The Return of Swamp Thing 4K Review: Ridiculous Roots

Lightyear Entertainment couldn’t possibly have known James Gunn would announce a new Swamp Thing movie in development when they scheduled the 4K rerelease of The Return of Swamp Thing, but they will surely be happy with the SEO. This is the movie’s third release on a disc, as it had a DVD release in 2008, and a Blu-ray release in 2018. In fact, the 2018 Blu-ray is included in the 4K release alongside the new UHD disc. Insert your obligatory “Movie X can’t even get ONE release, but The Return of Swamp Thing gets three! Arrrgh!” here.

The Return of Swamp Thing came out in 1989 shortly before Tim Burton’s Batman, and it was everything fans feared that one would be when they first heard Michael Keaton had been cast as the Dark Knight. In contrast to the dark, gothic horror stories by Alan Moore in the comics at that time, The Return of Swamp Thing is broadly campy, sex-obsessed, and for the time, cheap-looking. Heather Locklear is game but miscast as Abby Arcane, while Dick Durock’s Swamp Thing got overdubbed in post-production. Most of the other actors understood the assignment, especially a pair of broadly mugging kids, one of whom looks and sounds like a live-action Eric Cartman almost a decade before South Park.

To comics fans at the time, who desperately wanted the mainstream to take comics seriously as art, it felt like an atrocity. In the present, comic-book movies are serious business indeed, and there’s room for all kinds of takes. Watched today, however, The Return of Swamp Thing is a B-movie blast. Sure, it’s ludicrous and plays itself as such, but with elaborate practical monster suits, along with real stuntmen and explosions, plus ultra-serious French actor Louis Jourdan as the mad scientist Arcane, it’s everything this level of trash ought to not just deliver but excel at. Jourdan, unsurprisingly, hated Wynorski and his dirty jokes. There’s no nudity, though – despite the obsession with plant sex, the producers wanted it ostensibly kid-friendly. Which the Moore comics were decidedly not.

Playing as a direct sequel to Wes Craven’s 1982 Swamp Thing, in which Arcane pretty definitively died, Jim Wynorski’s film pulls a “Somehow, Palpatine has returned!” to explain that he’s back and no longer a transformed monster. Yet traces of mutation remain in him, and he needs the blood of his stepdaughter, Abby, to generate a pure antidote. His other attempts to cure himself have merely created an army of mutant human-animal hybrids, who look great but mostly serve as background dressing, or fodder for Fangoria photoshoots to make the film seem cooler than it was. Only a leech-man and a brain-man actually see action against Swamp Thing himself, who hits them with poles. The action largely takes place in and around Arcane’s bayou estate, with Swamp Thing falling for Abby and attempting to rescue her, as well as take revenge on Arcane for unleashing monsters.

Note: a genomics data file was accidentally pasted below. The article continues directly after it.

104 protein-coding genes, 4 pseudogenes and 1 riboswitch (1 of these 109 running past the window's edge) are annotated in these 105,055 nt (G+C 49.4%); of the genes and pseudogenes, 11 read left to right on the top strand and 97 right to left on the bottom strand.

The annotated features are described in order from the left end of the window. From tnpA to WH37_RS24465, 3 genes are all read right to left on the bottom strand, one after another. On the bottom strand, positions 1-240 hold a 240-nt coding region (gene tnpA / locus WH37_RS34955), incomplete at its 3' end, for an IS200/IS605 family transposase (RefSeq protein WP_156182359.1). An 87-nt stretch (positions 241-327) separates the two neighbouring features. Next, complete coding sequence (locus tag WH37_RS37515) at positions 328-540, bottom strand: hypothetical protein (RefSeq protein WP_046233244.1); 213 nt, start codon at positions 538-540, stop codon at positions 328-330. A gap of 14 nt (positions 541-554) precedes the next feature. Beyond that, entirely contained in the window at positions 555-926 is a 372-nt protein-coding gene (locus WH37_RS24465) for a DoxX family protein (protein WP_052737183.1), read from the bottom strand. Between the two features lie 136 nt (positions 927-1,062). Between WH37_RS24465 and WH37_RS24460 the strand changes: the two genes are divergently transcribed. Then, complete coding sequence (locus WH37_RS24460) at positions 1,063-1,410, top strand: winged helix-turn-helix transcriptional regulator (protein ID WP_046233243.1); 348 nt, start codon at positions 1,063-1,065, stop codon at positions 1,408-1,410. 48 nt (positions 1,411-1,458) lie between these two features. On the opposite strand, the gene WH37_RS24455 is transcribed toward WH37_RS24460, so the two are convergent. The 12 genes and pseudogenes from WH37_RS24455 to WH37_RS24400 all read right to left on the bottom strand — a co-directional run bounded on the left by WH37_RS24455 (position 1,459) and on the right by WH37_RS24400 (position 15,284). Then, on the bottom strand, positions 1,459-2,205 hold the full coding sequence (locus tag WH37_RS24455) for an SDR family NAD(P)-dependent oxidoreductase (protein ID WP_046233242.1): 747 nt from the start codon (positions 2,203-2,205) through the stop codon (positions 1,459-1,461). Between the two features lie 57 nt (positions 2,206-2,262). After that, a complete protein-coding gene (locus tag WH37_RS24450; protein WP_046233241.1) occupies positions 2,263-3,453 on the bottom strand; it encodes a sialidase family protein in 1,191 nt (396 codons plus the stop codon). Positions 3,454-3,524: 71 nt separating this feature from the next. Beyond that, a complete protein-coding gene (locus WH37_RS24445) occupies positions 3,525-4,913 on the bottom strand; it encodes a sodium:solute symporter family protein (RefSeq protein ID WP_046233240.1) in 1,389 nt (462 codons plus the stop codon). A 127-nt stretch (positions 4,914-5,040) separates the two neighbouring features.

From the Moore comics, it pulls a few new tricks. Swamp Thing’s ability to regenerate himself is the main one, along with the psychedelic way he and Abby have sex by eating psychedelic tubers from his body. It lets them hallucinate that he’s a fully functional human. Alan Moore handled that issue tenderly and with empathy; Jim Wynorski directs it about the way Beavis and Butt-Head might. Again, on a certain level, this is a sort of cool, but true Swamp Thing, it is not. If you can dispense with that thinking, and consider it the equivalent of Turkish Spider-Man or an Asylum rip-off, there’s plenty to enjoy. Whatever else it may be, it’s never dull.

The Blu-ray includes all previous extras, including Wynorski commentaries from 2008 and 2018. As they’re separated by ten years, he repeats himself a lot. He comes across as the sort of director more concerned with pulling off the technical hurdles of a small budget than having much interest in actual story and character. Wynorski seems like the guy who was hired to pull off movies cheaply and on time. His resume, which includes well over a hundred such films, bears that out. There are also some bonus environmental PSAs that feature Swamp Thing telling kids that throwing plastic cups into rivers isn’t cool.

The new 4K disc includes two new extras. One is a Rifftrax music video that naturally plays up the movie’s dendrophilia obsession. The other is a new interview with producer Michael Uslan, who went on to work on Tim Burton’s Batman right after. Declaring himself a massive comics fan even after getting facts wrong (Alan Moore didn’t create Abby Arcane), Uslan sounds delusional when he declares that this movie, which made less than $200,000 domestically, was the reason Swamp Thing subsequently got a toy line, cartoon, and live-action cable series. As opposed to the fact that Swamp Thing was already the hottest comic book character besides Batman circa 1989.

As for the film itself, it was never shot on the highest quality stock, but the grain is preserved, and on the right size TV, it looks like a projected movie. The provided stills, above, do not do it justice. Considering most of us who saw it back then had to catch it on VHS after its brief, sparse theatrical run, this probably looks better than expected. Many superior movies deserve this much care, but at least everyone’s effort in making it is displayed as best it can possibly be. It’s a Svengoolie-type movie that absolutely knew it from the getgo, and it succeeds in being such, to the max.

The Return of Swamp Thing debuts on 4K on February 7.

Movie: 3 out of 5, for what it is.

Extras: 5 out of 5

Recommended Reading: Saga of the Swamp Thing Book 1

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